Apart from evolutionary scenarios and line-of-sight effects, there other possible explanations for the subluminous X-ray appearance of these transients. For example, in particular for the systems containing a black hole, the liberated accretion power may not be primarily dissipated as X-rays but rather via radiatively inefficient flows (e.g., Narayan & McClintock 2008; Fender et al. 2003; Blandford & Begelman 1999). Furthermore, in neutron star systems the ``propeller mechanism'' can possibly operate, so that only a small fraction of the mass transferred from the donor can be accreted onto the neutron star (e.g., Illarionov & Sunyaev 1975; Romanova et al. 2005; Alpar 2001).

The discussed examples of AX J1745.6-2901, GRS 1741.9-2853 and XMM J174457-2850.3 illustrate that X-ray transients can display different behavior in terms of peak luminosity, outburst duration and recurrence time from year to year. It is currently not understood whether these variations should be interpreted as, e.g., being due to changes in the mass-transfer rate from the donor star or as the result of instabilities in the accretion disk. Such issues need to be resolved before we can fully comprehend the nature of subluminous X-ray transients.

Acknowledgements
The auhors thank Anna Watts for commenting on an early version of this manuscript and an anonymous referee for giving valuable suggestions. We acknowledge the use of public data from the Swift data archive. This work was supported by the Netherlands Organization for Scientific Research (NWO).

References

Footnotes

... luminosity[*]
All fluxes and luminosities quoted in this paper are for the 2-10 keV energy band, unless otherwise stated.
... 2007[*]
The campaign continues in 2008, but a detailed discussion of the 2008 data is beyond the scope of this paper.
... WT mode)[*]
See http://heasarc.gsfc.nasa.gov/docs/swift/analysis for standard Swift analysis threads
...(Abbey et al. 2006)[*]
See also http://www.swift.ac.uk/XRT.shtml  
...Vaughan et al. (2006)[*]
See also http://www.swift.ac.uk/pileup.shtml  
... threads[*]
Listed at http://asc.harvard.edu
... online[*]
Available at http://www.astro.psu.edu/users/niel/galcen-xray-data/galcen-xray-data.html (Muno et al. 2004). 
... rates[*]
Note the caveat mentioned for the black hole cases in Sect. 2.2.

All Tables

Table 1:   Swift/XRT positions (J2000) and errors of the transients found active during the GC monitoring campaign of 2006-2007.

Table 2:   Chandra positions (J2000) and errors of the transients that were found in archival data.

Table 3:   Overview of the spectral results for the seven active X-ray transients, obtained from the average outburst spectra.

Table 4:   Overview of the outburst duration, fluency and estimated long-term averaged accretion rates of the seven transients detected during the Swift/GC monitoring campaign of 2006 and 2007.

All Figures

    \begin{figure}
\par\mbox{\subfigure[]{\includegraphics[width=8.8cm,clip]{0654fi1...
...
\subfigure[]{\includegraphics[width=8.8cm,clip]{0654fi1b.eps} }}\end{figure} Figure 1:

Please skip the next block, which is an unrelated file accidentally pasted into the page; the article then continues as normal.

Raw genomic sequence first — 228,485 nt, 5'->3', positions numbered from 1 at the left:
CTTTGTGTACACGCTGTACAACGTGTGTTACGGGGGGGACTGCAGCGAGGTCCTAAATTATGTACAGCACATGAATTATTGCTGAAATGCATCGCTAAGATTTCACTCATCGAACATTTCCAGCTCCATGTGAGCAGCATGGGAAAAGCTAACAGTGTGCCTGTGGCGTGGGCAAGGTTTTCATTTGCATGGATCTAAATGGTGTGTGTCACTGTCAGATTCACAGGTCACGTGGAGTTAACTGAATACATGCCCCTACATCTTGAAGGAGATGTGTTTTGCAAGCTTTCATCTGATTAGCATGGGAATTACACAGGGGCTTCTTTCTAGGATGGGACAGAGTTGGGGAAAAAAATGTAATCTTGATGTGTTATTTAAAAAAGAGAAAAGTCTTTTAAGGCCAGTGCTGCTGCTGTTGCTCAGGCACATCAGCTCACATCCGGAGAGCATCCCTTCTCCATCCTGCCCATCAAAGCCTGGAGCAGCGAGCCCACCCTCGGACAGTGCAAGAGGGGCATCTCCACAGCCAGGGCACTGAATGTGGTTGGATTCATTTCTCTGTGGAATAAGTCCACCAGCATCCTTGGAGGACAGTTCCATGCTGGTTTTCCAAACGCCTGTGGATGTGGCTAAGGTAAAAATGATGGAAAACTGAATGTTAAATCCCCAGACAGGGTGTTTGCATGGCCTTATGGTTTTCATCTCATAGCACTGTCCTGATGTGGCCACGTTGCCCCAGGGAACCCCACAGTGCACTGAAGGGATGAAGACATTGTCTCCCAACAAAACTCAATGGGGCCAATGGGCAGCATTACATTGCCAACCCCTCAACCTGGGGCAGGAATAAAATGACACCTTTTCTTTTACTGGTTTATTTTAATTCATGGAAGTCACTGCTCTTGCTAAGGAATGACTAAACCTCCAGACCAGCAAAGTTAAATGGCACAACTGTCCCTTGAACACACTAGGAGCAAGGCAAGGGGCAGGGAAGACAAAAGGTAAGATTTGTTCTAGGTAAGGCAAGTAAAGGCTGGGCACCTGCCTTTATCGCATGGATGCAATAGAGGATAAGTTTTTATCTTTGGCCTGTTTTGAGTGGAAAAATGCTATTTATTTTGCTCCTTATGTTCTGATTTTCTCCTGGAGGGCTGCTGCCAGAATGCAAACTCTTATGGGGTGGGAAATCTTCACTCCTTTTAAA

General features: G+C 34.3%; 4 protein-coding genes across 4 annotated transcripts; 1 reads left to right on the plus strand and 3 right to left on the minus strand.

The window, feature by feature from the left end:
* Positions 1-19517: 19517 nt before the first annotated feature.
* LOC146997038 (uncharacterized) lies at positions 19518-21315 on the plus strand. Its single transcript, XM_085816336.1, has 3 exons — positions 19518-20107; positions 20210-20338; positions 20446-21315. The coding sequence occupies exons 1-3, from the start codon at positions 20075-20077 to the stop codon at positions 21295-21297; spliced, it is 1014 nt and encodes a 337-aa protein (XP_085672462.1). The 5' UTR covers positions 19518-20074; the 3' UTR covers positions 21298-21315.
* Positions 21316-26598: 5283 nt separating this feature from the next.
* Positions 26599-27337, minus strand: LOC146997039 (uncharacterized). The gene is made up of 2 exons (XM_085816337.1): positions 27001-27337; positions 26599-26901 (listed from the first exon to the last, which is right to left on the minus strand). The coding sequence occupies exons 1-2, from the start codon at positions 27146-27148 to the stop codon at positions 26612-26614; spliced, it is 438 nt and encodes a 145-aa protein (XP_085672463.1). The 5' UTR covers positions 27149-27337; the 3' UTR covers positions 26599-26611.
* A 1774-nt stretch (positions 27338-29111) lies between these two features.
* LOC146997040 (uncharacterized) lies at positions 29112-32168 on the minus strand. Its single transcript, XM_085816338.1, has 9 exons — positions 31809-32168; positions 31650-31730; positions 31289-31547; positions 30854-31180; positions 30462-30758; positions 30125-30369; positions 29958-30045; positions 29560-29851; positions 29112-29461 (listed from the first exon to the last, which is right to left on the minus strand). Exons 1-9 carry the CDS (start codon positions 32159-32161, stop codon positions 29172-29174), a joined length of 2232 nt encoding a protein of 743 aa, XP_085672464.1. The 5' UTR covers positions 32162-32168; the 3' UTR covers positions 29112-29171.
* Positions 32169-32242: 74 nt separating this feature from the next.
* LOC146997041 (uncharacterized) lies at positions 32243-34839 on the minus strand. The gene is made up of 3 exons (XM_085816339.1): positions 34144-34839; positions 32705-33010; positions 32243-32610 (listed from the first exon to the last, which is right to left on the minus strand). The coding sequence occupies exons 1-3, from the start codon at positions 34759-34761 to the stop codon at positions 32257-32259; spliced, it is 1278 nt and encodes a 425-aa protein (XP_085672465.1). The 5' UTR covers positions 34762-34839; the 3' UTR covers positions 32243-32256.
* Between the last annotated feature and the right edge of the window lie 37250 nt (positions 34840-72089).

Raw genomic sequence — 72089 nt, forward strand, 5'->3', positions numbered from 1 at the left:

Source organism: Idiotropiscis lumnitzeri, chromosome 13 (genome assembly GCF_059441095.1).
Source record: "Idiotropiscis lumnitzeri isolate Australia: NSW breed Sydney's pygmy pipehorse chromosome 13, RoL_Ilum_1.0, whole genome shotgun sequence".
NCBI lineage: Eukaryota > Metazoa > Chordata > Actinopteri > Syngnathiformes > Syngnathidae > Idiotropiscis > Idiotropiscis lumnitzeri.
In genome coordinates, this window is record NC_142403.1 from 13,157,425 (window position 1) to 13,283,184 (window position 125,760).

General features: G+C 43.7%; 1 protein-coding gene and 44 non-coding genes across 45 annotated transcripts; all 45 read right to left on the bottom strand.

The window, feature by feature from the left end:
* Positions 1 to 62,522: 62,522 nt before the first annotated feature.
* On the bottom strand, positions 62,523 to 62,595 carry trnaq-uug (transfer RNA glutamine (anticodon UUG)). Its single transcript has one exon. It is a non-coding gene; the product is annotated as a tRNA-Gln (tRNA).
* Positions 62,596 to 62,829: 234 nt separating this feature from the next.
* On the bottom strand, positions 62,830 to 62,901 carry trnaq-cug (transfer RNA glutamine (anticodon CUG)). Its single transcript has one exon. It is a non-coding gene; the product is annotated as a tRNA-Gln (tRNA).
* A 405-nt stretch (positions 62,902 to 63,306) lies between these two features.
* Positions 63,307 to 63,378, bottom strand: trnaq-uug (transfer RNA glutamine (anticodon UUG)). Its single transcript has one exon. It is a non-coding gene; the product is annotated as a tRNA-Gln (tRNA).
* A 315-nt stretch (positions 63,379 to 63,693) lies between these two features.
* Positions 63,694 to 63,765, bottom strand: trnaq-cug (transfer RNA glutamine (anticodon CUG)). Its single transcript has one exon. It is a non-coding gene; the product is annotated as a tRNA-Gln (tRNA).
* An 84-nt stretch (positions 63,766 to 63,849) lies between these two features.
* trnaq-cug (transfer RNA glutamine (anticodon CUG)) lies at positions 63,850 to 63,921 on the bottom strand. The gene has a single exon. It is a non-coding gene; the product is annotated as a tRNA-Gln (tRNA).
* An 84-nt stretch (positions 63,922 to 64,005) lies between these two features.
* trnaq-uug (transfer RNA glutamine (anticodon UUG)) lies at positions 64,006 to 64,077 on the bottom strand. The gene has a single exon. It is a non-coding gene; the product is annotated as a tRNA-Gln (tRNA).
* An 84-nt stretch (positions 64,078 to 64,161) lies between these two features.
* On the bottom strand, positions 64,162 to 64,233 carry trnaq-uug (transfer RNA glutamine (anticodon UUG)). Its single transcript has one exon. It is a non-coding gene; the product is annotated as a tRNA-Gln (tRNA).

X-ray images (0.3-10 keV) of the GC obtained with Swift/XRT (North is up and East is to the right). a) Merged image of all PC mode observations carried out in 2006 and 2007. The known X-ray transients AX J1745.6-2901, CXOGC J174540.0-290005, GRS 1741.9-2853 and XMM J174457-2850.3, as well as the newly discovered subluminous X-ray transients Swift J174553.7-290347 and Swift J174622.1-290634 can be seen in this image. b) Zoomed image of the inner region around ${\rm Sgr~A}^{\ast}$ of the epoch June-November 2006, during which CXOGC J174535.5-290124 and CXOGC J174540.0-290005 were both detected in an active state. The Swift/XRT position for AX J1745.6-2901 is also plotted, to show that the active object does not coincide with the coordinates of AX J1745.6-2901 and is in fact a distinct source.

Open with DEXTER
In the text

  \begin{figure}
\par\includegraphics[width=5.4cm,clip]{0654fi2a.eps}\hspace*{0.3c...
...m}\includegraphics[width=5.4cm,clip]{0654fi2g.eps}\hspace*{5.4cm}}\end{figure} Figure 2:

Background-corrected Swift/XRT lightcurves of the seven transients that were found to be active during the Swift monitoring campaign of the GC in 2006 and 2007. During days 252-374 after the start of the survey (February 24, 2006), no observations were carried out due to Solar constraints. In between days 533-579, all Swift's instruments were off-line due to a safe-hold event (Gehrels 2007). Furthermore, Swift J174622.1-290634, GRS 1741.9-2853 and XMM J174457-2850.3 were not always in FOV of the observations, so lightcurves of these three sources contain more data gaps than that of the other transients. We could only deduce information on the activity of CXOGC J174535.5-290124 from Swift observations at times that the nearby, brighter transient AX J1745.6-2901 was not active. This was the case from late June till early November 2006, so the lightcurve of CXOGC J174535.5-290124 only covers this epoch. The plot of GRS 1741.9-2853 includes a zoom in of a small outburst that occurred in 2006.

Open with DEXTER
In the text

  \begin{figure}
\par\includegraphics[angle=270,width=5.4cm,clip]{0654fi3a.eps}\hs...
...*{0.3cm}
\includegraphics[angle=270,width=5.4cm,clip]{0654fi3f.eps}
\end{figure} Figure 3:

Swift/XRT background-corrected spectra of the seven X-ray transients that were found to be active during the Swift monitoring campaign of the field around ${\rm Sgr~A}^{\ast}$ in 2006 and 2007. The absorbed powerlaw model fit is plotted along with the data points for each source. For AX J1745.6-2901 three different spectra are shown: the average outburst spectrum of 2007 ( upper), 2006 ( middle) and the quiescent spectrum ( lower) observed by Muno et al. (2004). For the calculation of the average 2006 spectrum, we removed the two observations in which type-I X-ray bursts were detected. The plot of Swift J174553.7-290347 includes the X-ray spectrum of CXOGC J174553.8-290346 (from Muno et al. 2004), which possibly represents the quiescent state of this transient. GRS 1741.9-2853 displayed separate outbursts in 2006 and 2007; average spectra of both outbursts are shown.

Open with DEXTER
In the text

    \begin{figure}
\par\mbox{
\subfigure[]{\includegraphics[width=5.75cm,clip]{0654...
... \subfigure[]{\includegraphics[width=5.75cm,clip]{0654fi4b.eps} }}\end{figure} Figure 4:

a) Lightcurve of the type-I X-ray burst from AX J1745.6-2901 that occurred on June 3, 2006, and was observed in both PC and WT mode. b) A second burst from this source was observed on June 14, 2006, which was solely detected in PC mode.

Open with DEXTER
In the text